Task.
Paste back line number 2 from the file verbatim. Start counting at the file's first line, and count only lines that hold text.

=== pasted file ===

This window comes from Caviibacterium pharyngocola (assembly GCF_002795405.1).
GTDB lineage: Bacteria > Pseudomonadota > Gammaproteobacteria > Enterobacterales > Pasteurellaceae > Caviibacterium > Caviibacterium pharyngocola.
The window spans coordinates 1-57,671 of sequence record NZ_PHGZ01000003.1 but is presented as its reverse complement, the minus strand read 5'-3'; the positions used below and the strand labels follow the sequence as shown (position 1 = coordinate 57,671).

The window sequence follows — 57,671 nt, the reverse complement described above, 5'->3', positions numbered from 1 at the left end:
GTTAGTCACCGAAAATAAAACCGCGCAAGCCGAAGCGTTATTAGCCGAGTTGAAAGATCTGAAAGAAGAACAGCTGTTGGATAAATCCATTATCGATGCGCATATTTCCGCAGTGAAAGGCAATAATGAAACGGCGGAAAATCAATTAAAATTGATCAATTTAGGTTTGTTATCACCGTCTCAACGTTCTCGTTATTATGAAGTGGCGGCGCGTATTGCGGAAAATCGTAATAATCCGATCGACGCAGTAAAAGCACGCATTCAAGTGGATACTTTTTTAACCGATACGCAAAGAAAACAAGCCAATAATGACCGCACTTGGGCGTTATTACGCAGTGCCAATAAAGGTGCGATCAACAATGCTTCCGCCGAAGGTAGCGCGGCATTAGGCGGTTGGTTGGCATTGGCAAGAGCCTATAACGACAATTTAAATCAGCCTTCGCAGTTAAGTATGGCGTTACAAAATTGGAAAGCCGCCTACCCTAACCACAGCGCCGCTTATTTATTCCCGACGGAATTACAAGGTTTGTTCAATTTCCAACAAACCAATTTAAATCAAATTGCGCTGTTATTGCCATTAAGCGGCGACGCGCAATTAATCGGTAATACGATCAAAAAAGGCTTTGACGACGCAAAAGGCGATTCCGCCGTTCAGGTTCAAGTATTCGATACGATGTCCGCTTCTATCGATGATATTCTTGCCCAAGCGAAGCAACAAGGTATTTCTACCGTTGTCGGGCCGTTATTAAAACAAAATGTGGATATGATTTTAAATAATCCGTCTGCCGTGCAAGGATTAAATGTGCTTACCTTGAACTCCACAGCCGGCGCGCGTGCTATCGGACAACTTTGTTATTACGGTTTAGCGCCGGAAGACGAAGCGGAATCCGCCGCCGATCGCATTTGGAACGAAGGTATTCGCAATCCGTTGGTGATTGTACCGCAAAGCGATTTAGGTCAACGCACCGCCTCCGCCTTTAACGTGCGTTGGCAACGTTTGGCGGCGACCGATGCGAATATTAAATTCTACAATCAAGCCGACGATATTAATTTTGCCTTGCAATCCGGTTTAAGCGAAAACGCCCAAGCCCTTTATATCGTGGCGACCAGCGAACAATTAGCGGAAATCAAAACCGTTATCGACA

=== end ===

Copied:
GTDB lineage: Bacteria > Pseudomonadota > Gammaproteobacteria > Enterobacterales > Pasteurellaceae > Caviibacterium > Caviibacterium pharyngocola.